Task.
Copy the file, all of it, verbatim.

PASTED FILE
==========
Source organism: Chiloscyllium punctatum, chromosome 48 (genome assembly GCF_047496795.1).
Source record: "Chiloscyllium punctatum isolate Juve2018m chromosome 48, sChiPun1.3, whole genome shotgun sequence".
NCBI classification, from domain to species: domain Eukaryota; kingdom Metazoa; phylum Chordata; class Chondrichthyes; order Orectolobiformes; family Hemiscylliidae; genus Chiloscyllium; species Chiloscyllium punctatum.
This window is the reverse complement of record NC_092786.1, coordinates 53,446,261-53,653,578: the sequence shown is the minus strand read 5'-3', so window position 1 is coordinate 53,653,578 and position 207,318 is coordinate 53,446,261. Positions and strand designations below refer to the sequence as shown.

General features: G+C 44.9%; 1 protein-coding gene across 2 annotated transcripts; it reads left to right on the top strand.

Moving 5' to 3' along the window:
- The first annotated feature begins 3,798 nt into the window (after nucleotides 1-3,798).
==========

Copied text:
Source organism: Chiloscyllium punctatum, chromosome 48 (genome assembly GCF_047496795.1).
Source record: "Chiloscyllium punctatum isolate Juve2018m chromosome 48, sChiPun1.3, whole genome shotgun sequence".
NCBI classification, from domain to species: domain Eukaryota; kingdom Metazoa; phylum Chordata; class Chondrichthyes; order Orectolobiformes; family Hemiscylliidae; genus Chiloscyllium; species Chiloscyllium punctatum.
This window is the reverse complement of record NC_092786.1, coordinates 53,446,261-53,653,578: the sequence shown is the minus strand read 5'-3', so window position 1 is coordinate 53,653,578 and position 207,318 is coordinate 53,446,261. Positions and strand designations below refer to the sequence as shown.

General features: G+C 44.9%; 1 protein-coding gene across 2 annotated transcripts; it reads left to right on the top strand.

Moving 5' to 3' along the window:
- The first annotated feature begins 3,798 nt into the window (after nucleotides 1-3,798).